Overview of Mitosis

Mitosis is the process by which cells divide to achieve growth and repair by simply increasing cell number. For unicellular organisms, cell division is actually their reproduction itself (asexual reproduction). The dividing cell is called the parent cell, and the resulting two cells have inappropriately been called daughter cells by scientists so far. Now because cells don’t have a damn gender and we are better than accepting silly nonsensical received wisdom about what to call these cells, we will call them offspring cells instead. The offspring cells are genetically identical i.e. clones, as they contain copies of the parent cell’s DNA.

Stages of Mitosis

Prophase, metaphase, anaphase, telophase and cytokinesis.

There’s no easy way around these stages, so just bloody learn them. Actually there is an easy way. Awesome video time!


1. Chromosomes begin to appear visible under a microscope due to chromatin (the coiled and yet-again coiled DNA fibre) condensing. Before this the DNA is not specifically distinguishable in the shape of chromosomes. This is a terrible word tangle so this is how it is. From a bowl of spaghetti (the nucleus) put the spaghetti in the shape of several chromosomes. Chromatin is the spaghetti initially, and chromosomes are the spaghetti still, just turned and twisted and distinguishable as individual stick-shaped objects. That is all, that’s all it is. Before this happens though, the DNA must be replicated – that’s the reason behind the X shape of chromosomes; they are two “lines” a.k.a. chromatids joined together at their centres called centromeres.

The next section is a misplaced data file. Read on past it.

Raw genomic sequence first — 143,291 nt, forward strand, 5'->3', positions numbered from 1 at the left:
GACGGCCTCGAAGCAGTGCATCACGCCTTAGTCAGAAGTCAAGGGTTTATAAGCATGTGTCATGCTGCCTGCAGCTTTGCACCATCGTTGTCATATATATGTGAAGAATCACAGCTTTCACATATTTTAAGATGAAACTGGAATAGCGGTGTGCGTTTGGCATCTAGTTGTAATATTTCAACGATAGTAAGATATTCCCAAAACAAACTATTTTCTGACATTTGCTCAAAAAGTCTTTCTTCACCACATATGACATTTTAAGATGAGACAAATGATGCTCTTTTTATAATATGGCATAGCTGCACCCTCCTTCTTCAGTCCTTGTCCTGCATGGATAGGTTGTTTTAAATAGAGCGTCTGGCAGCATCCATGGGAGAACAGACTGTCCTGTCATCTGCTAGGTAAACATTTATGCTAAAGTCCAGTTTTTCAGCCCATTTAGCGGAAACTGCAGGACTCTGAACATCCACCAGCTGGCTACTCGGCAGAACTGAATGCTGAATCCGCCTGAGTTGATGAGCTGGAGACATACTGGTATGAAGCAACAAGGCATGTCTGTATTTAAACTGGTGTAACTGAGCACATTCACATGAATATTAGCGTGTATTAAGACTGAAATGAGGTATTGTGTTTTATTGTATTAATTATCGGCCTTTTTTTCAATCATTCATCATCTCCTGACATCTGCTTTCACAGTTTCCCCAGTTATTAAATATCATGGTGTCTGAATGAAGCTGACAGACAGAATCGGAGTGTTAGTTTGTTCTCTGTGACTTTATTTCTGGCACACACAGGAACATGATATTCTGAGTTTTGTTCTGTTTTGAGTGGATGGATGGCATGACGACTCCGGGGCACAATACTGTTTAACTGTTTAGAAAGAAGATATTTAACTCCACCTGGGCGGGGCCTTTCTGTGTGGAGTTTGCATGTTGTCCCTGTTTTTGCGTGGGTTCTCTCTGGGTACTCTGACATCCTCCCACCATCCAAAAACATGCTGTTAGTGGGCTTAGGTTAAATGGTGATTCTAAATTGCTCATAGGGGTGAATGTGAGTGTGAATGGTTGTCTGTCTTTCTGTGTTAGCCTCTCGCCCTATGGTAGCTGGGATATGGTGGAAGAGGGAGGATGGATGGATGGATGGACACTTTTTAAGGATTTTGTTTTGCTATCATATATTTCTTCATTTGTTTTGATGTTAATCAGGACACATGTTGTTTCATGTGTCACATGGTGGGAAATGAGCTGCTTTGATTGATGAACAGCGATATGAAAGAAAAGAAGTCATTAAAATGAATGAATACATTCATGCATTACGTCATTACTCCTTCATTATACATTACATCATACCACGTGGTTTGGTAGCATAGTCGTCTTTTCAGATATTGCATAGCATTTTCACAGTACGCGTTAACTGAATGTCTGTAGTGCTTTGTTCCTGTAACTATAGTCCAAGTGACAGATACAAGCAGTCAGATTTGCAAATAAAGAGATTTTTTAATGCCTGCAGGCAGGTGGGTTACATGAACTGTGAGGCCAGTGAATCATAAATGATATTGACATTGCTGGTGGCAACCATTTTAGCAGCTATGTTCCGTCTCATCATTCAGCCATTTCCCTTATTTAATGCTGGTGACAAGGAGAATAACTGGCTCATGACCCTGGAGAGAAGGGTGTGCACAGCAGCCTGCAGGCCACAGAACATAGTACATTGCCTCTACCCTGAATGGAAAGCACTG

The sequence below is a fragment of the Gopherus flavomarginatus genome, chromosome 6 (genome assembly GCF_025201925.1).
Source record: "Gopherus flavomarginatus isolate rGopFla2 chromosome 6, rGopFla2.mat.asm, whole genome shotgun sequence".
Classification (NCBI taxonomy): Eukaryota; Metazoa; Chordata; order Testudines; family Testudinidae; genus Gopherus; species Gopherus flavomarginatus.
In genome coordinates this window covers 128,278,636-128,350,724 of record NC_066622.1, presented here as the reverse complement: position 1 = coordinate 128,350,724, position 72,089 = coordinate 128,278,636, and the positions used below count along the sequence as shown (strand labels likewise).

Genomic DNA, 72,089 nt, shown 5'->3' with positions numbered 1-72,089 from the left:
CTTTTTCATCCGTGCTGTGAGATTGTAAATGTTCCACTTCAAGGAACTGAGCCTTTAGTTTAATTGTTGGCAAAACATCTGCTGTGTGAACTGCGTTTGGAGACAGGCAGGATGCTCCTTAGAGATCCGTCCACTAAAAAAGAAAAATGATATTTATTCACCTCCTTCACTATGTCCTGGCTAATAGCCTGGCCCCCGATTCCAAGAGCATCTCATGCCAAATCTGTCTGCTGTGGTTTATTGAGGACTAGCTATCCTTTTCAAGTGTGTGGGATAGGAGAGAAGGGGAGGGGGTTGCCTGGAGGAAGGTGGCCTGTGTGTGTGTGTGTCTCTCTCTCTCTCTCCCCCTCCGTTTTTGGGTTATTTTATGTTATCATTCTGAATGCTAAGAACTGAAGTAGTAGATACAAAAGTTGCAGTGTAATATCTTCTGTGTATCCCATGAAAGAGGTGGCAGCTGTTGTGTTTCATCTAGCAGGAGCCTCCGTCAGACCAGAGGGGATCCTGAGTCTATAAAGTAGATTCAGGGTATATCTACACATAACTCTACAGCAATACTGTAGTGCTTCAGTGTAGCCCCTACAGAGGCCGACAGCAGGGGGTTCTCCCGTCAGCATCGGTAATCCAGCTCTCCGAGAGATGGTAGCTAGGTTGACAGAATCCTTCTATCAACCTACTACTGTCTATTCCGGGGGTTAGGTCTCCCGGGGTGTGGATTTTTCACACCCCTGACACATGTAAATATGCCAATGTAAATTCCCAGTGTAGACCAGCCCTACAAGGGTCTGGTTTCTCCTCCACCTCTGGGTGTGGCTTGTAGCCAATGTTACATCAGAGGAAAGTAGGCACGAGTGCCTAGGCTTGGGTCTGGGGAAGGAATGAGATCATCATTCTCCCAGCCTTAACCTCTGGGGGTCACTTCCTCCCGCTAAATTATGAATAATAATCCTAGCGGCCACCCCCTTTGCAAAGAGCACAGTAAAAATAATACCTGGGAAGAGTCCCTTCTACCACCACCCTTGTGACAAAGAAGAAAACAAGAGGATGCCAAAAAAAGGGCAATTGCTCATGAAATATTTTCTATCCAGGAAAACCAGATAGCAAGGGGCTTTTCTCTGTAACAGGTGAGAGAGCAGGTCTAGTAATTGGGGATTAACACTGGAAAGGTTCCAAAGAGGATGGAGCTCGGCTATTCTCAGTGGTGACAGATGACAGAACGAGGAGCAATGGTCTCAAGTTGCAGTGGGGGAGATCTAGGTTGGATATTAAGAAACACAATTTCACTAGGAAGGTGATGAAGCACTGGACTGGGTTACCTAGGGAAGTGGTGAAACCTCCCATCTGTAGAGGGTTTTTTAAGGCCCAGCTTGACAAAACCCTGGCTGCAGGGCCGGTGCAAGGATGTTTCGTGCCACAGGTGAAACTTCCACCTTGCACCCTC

2. The nuclear envelope breaks down.
3. Organelles known as centrioles migrate towards the poles of the cell. These organelles are involved in the act of pulling the chromosomes apart into the soon-to-be offspring cells. They achieve this by the microtubules that extend out of them and connect to the centromeres. Microtubules are like lassos. Sort of.


1. Chromosomes are aligned at the cell equator by spindle fibres (made of the aforementioned microtubules) which lengthen and shorten themselves on opposing sides (tug of war) until all chromosomes are lined up about halfway across the cell. This area is called the metaphase plate. It looks like a plate. Who said biology can’t be straightforward?